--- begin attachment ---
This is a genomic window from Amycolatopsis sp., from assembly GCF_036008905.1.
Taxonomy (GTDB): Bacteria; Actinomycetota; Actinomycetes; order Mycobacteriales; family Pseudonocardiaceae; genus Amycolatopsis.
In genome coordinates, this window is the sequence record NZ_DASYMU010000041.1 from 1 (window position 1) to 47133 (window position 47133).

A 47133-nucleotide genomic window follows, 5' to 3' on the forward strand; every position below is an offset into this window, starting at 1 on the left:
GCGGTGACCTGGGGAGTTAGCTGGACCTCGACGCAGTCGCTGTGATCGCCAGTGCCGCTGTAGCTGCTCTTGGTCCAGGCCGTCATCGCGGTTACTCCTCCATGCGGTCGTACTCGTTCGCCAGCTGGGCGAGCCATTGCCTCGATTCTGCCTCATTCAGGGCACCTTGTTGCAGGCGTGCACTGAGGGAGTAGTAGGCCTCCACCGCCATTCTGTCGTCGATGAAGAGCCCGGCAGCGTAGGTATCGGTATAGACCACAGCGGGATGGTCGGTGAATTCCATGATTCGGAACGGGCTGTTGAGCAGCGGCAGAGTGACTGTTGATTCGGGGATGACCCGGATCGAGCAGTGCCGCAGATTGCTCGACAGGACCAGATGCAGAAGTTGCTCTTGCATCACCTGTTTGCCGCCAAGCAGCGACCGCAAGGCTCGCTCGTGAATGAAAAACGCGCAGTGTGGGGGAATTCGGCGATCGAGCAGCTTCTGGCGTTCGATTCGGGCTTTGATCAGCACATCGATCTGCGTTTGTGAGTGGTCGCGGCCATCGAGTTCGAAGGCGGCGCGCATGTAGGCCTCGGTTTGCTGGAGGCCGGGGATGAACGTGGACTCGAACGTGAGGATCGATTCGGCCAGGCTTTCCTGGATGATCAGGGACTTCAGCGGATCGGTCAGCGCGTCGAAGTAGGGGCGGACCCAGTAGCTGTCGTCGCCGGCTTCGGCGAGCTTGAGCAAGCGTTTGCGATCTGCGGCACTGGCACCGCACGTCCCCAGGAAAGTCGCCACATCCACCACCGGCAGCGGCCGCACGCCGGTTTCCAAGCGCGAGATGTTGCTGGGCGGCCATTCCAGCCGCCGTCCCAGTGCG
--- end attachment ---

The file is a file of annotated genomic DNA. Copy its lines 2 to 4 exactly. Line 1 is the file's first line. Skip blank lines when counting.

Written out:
Taxonomy (GTDB): Bacteria; Actinomycetota; Actinomycetes; order Mycobacteriales; family Pseudonocardiaceae; genus Amycolatopsis.
In genome coordinates, this window is the sequence record NZ_DASYMU010000041.1 from 1 (window position 1) to 47133 (window position 47133).

A 47133-nucleotide genomic window follows, 5' to 3' on the forward strand; every position below is an offset into this window, starting at 1 on the left: